The government will initiate privatisation of Central Public Enterprises (CPSEs), including Air India, as it sets a record high disinvestment target of Rs 1.05 lakh crore that will see the government lowering its stake in some CPSEs to below 51 per cent.
While strategic sale will entail outright privatisation in some CPSEs, the government's direct holding can be brought down below 51 per cent but the effective control will remain with the government after considering holding of other state-owned entities, like Life Insurance Corporation.
Presenting the Budget 2019-20, Finance Minister Nirmala Sitharaman said the government has been following the policy of disinvestment in non-financial public sector undertakings maintaining the government stake not to go below 51 per cent.
"The government is considering, in case where the undertaking is still to be retained in government control, to go below 51 per cent to an appropriate level on case to case basis. Government has also decided to modify present policy of retaining 51 per cent government stake to retaining 51 per cent stake inclusive of the stake of government-controlled institutions," she said.
The government has set an all-time high disinvestment target of Rs 1.05 lakh crore, up from Rs 90,000 crore projected in Interim Budget 2019-20 in February.
In 2018-19, the government raised Rs 84,972 crore from CPSE disinvestment, while in 2017-18, the figure was Rs 1,00,056 crore.
"Strategic disinvestment of select CPSEs would continue to remain a priority of this government. In view of the current macro-economic parameters, the government would not only reinitiate the process of strategic disinvestment of Air India, but would offer more CPSEs for strategic participation by the private sector," Sitharaman said, adding consolidation of CPSEs will also continue.
Speaking to reporters after the Budget presentation, the minister said the Rs 1.05 lakh crore target is "very realistic" and disinvestment is a reform agenda which needs to be pushed because "we do not want the economy to stagnate".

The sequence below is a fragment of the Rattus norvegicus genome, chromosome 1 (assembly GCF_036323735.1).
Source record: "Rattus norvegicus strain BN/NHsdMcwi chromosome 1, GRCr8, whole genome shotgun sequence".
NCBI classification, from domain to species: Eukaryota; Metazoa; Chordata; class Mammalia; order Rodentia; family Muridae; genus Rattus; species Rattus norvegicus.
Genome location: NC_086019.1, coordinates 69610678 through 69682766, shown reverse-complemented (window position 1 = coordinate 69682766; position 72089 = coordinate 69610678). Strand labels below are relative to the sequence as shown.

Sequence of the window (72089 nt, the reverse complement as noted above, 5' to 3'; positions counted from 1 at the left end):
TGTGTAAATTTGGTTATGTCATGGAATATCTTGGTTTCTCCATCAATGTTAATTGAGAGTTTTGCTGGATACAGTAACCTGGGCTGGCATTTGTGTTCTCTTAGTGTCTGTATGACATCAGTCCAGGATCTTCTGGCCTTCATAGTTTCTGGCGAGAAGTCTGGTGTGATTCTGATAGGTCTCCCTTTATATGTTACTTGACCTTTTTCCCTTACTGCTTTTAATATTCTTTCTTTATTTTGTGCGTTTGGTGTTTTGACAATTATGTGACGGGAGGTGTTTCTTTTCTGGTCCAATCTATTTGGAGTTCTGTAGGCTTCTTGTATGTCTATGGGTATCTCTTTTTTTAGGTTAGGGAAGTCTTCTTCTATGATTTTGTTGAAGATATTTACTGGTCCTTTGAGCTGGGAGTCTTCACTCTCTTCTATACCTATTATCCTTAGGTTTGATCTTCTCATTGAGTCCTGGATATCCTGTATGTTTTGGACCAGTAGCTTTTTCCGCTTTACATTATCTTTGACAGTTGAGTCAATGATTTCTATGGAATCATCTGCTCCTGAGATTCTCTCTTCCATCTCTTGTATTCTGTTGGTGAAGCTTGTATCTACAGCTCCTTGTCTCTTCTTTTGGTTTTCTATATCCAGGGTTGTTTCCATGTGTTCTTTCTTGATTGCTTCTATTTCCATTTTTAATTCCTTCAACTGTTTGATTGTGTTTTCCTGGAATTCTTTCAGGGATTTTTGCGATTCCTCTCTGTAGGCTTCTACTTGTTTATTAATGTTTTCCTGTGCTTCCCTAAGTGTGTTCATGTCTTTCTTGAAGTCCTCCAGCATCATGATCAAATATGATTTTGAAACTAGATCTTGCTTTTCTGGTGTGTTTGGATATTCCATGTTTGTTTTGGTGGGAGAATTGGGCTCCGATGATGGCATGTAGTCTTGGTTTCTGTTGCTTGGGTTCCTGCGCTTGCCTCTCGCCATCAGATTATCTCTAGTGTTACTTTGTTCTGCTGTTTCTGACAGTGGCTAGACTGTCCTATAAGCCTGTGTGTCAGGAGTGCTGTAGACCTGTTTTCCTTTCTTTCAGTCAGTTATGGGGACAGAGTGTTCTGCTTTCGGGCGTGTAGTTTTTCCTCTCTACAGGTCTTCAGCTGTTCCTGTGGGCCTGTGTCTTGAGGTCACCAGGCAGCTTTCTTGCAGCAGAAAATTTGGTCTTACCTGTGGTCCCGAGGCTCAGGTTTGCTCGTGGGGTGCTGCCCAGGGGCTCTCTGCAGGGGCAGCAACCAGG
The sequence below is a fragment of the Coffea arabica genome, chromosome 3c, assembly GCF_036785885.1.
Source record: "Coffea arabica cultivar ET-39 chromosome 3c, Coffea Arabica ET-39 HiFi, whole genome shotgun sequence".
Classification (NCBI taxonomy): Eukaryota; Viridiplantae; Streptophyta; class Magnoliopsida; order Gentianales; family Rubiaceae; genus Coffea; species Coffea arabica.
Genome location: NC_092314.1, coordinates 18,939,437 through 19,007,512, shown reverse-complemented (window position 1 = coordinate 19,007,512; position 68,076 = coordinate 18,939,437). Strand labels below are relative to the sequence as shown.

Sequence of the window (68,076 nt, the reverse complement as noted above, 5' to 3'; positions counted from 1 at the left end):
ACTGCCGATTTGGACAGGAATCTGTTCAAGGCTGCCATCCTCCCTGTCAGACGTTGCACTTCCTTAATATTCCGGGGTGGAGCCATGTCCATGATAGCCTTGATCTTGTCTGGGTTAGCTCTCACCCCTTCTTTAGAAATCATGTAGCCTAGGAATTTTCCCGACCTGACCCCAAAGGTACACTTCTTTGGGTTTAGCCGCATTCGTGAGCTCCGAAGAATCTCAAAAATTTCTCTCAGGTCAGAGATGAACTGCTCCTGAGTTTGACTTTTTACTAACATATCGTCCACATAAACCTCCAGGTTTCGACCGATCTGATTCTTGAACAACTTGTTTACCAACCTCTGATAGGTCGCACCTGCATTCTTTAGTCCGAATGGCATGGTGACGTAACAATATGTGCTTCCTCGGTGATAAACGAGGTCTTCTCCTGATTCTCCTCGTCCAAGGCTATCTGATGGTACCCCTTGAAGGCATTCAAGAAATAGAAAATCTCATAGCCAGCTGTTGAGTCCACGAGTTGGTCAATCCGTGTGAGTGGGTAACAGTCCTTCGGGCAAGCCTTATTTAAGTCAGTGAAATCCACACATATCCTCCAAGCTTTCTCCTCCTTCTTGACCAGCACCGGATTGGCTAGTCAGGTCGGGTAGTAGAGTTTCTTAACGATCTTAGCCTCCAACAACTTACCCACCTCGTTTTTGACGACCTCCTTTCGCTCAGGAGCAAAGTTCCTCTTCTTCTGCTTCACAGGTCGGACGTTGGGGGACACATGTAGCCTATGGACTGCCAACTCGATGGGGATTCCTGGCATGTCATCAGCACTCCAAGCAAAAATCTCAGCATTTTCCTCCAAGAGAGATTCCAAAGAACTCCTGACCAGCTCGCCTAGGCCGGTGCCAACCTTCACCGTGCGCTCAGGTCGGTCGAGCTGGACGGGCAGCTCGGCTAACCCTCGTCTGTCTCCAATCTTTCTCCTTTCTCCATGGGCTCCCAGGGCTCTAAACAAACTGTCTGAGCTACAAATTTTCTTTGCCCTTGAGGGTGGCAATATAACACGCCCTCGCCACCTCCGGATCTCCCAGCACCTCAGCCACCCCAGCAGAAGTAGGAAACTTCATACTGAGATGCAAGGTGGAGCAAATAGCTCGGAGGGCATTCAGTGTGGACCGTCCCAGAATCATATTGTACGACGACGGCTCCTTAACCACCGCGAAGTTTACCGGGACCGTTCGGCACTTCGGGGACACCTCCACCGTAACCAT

"We did announce about government reducing holding (below 51 per cent), but yet there are two or three different government agencies, altogether, holding it over and above 51 per cent. We thought it should be opened up. Government still retains its ownership, but if you open it up, you are at least giving opportunity to let us say small retail purchasers," she said.
To improve the capital flows into the Indian economy, it is important to align domestic corporate systems and practices with global ones, the minister.
"Government intends to further encourage retail participation in CPSEs which, of late, have shown encouraging upward trend. In order to provide additional investment space, the government would realign its holding in CPSEs, including banks, to permit greater availability of its shares and to improve depth of its market," Sitharaman said.
Having raised over Rs 45,000 crore from exchange-traded funds last fiscal, she said ETFs have proved to be an important investment opportunity for retail investors and have turned out to be a good instrument for the divestment programme.
"To expand this further, the government will offer an investment option in ETFs on the lines of equity-linked savings scheme (ELSS). This would also encourage long-term investment in CPSEs," she added.
For bringing better public ownership of the PSUs and also bring greater commercial and market orientation of the listed PSUs, the government will take all necessary steps to meet public shareholding norms of 25 per cent for all listed PSUs, the minister said.
Further, the government will raise the foreign shareholding limits to maximum permissible sector limits for all PSU companies which are part of Emerging Market Index, Sitharaman said.